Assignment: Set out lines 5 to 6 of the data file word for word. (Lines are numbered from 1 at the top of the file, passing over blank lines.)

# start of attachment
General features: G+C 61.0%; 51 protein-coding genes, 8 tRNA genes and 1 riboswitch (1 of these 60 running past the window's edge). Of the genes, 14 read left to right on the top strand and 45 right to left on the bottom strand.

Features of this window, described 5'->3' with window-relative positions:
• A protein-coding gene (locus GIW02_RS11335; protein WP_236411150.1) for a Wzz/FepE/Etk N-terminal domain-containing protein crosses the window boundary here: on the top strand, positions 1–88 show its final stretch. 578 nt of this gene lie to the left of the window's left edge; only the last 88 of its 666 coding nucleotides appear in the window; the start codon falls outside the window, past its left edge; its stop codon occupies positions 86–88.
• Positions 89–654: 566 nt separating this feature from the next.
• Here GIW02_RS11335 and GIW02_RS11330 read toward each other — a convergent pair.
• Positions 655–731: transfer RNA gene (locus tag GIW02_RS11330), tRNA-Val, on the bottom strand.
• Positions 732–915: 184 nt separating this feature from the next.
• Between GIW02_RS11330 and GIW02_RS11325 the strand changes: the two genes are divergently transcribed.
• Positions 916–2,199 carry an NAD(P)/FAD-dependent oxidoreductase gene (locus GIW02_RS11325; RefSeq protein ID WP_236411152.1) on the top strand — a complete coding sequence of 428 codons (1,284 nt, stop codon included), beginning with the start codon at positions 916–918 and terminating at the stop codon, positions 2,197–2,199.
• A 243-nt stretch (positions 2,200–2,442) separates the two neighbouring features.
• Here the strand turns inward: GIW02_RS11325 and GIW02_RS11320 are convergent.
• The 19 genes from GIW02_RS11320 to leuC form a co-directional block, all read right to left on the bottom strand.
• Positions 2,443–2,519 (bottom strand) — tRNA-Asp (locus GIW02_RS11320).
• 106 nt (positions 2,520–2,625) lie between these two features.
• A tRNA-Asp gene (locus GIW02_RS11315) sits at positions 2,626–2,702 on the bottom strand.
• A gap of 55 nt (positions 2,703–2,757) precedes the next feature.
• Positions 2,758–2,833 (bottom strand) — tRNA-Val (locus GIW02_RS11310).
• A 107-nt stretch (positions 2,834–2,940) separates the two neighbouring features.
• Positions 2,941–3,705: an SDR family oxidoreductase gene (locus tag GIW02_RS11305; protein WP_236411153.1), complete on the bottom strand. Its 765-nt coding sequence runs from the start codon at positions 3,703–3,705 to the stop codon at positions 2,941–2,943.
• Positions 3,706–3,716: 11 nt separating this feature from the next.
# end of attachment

• Here GIW02_RS11335 and GIW02_RS11330 read toward each other — a convergent pair.
• Positions 655–731: transfer RNA gene (locus tag GIW02_RS11330), tRNA-Val, on the bottom strand.